Using Trackman to Measure Attack Angle

Trackman is a Doppler radar based launch monitor. It is one of the most essential tools we use at the PGACLP. Nearly every full swing session utilizes this tool, ranging from a five ball check to monitor improvement, up to a full session. The strength of Trackman is the accuracy of the measurements. It proves that the vision of the coach and a camera can only do so much.

Thorbjorn Olesen - (blue line represents attack angle)

Thorbjorn Olesen – (blue line represents attack angle)

Among the most important parameters that Trackman measures is Attack Angle. This can be difficult to measure accurately with the naked eye and video camera. The attack angle can be defined as the vertical or up and down angle that the club head is moving at impact relative to the ground the ball is lying on. The attack angle and its measurement has many applications. When optimizing driver distance for clients, an improvement in attack angle can improve ball speed, launch angle and spin rate. These are the major parameters for improving distance. For example, at some swing speeds carry distance can increase by as much as 20 metres when changing a players attack angle with the driver from negative (hitting down) to positive (hitting up).

Trackman Optimizer data

Efficient club delivery = maximum smash factor and ball speed

As a coach this proves that knowledge of club fitting principles and good coaching methods is the best approach to maximize a golfer’s ball striking potential and performance.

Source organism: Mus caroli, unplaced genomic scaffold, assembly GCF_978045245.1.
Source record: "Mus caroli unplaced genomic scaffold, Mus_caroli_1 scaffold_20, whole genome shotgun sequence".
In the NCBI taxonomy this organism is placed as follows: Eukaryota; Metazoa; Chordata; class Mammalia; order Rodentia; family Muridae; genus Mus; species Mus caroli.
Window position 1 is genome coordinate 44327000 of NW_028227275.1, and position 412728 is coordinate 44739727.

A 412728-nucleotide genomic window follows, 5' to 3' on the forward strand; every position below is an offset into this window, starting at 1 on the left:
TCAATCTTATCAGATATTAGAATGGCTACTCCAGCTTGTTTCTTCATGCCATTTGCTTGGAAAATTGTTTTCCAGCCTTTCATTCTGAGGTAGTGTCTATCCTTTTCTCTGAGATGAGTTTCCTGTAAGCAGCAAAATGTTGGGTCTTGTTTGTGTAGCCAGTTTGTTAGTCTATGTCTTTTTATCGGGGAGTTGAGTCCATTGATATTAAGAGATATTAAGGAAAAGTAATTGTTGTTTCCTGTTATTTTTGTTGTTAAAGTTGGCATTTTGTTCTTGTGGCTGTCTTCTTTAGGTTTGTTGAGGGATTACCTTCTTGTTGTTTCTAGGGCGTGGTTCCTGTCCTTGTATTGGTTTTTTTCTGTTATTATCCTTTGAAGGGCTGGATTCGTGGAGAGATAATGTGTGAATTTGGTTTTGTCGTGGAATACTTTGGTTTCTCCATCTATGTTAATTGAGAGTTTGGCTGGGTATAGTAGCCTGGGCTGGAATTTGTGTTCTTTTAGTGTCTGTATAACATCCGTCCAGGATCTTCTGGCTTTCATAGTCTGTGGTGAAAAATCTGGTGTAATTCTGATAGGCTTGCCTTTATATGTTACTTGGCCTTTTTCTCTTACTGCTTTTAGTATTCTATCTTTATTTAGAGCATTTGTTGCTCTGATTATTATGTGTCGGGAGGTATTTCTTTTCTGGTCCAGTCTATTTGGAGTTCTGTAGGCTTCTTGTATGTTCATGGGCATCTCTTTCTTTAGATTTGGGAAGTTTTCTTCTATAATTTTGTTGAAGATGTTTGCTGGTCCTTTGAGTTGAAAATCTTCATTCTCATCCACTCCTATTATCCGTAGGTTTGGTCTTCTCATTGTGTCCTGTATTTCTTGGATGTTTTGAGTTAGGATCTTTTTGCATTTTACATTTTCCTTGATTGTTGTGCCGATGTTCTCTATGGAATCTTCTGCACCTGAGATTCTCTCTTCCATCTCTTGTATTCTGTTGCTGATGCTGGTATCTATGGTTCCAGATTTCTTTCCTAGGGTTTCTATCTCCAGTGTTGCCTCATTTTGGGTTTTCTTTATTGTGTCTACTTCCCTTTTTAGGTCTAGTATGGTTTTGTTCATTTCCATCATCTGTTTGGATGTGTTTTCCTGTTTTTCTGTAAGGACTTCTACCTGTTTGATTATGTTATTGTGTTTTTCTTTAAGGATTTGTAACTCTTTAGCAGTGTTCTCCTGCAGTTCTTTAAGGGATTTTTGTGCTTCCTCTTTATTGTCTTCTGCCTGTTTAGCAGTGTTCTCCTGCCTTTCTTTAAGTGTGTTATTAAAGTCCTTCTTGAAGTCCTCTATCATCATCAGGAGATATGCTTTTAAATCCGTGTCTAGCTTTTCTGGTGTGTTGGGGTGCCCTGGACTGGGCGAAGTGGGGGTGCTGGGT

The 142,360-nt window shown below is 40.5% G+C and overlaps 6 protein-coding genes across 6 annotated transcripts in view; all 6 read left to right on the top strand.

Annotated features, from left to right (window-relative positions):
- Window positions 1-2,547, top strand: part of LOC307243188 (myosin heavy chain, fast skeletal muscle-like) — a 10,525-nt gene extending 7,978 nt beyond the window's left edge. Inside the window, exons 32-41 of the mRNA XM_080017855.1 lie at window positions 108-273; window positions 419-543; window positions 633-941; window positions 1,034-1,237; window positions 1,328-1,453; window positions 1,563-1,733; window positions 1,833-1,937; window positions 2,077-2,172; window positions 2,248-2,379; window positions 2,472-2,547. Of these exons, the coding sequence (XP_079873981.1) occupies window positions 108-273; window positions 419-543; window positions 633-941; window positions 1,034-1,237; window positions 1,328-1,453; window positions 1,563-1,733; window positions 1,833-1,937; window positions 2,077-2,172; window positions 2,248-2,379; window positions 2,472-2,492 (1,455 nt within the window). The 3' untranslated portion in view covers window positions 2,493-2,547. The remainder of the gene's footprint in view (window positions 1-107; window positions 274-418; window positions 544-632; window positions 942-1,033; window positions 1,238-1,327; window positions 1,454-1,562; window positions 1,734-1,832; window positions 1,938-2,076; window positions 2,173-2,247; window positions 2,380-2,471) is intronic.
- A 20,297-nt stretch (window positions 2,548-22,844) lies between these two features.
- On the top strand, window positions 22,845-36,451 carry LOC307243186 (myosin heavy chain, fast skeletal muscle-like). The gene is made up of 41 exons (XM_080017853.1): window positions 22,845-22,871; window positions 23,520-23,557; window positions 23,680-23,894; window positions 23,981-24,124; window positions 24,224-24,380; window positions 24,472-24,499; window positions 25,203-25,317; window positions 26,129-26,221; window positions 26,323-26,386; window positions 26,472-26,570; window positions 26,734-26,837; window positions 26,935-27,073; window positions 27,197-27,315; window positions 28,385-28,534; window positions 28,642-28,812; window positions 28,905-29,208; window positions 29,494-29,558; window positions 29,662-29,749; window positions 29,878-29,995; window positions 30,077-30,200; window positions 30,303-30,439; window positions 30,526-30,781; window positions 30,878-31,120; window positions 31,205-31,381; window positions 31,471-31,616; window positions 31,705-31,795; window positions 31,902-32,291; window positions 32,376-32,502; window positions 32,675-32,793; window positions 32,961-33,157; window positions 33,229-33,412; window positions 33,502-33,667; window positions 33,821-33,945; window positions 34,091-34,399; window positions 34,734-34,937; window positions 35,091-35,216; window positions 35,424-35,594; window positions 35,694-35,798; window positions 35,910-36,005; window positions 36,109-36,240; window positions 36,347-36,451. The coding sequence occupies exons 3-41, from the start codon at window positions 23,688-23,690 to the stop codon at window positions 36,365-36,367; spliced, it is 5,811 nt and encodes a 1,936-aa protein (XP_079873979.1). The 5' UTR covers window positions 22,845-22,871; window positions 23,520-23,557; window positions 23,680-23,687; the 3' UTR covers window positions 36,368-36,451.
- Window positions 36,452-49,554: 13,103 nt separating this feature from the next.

The attack angle is also one of the primary figures used to accurately measure club path. Club path can be defined as the horizontal (left-right) angle at which the club head is moving at impact, relative to the target line. Positive refers to the right of the target line (inside-out for a right hand golfer), negative refers to the left of the target line (outside-in for a right hand golfer).

Whilst related, it is important to understand that club path is different to swing plane and is also very difficult to measure with the naked eye and or camera. To highlight the importance of attack angle, an “on plane swing” can result in an inside-out path if the attack angle is overly steep.

Michelle Wie - attack angle -5.0 (down) club path +1.5 (right) - The swing looks "on plane" on video

Michelle Wie – attack angle -5.0 (down) club path +1.5 (right) – The swing looks “on plane” on video

An “on plane swing” can also deliver an outside-in club path if the attack angle is ascending, as it might for a driver. An “on plane swing” would require an attack angle of exactly zero.

An on plane swing changing path relative to angle of attack

An on plane swing changing path relative to angle of attack

Having the ability to accurately measure angle of attack is becoming increasingly important. The only way to accurately do this is with the Trackman launch monitor.

To book a Trackman analysis session book here or call 03 8320 1902

 

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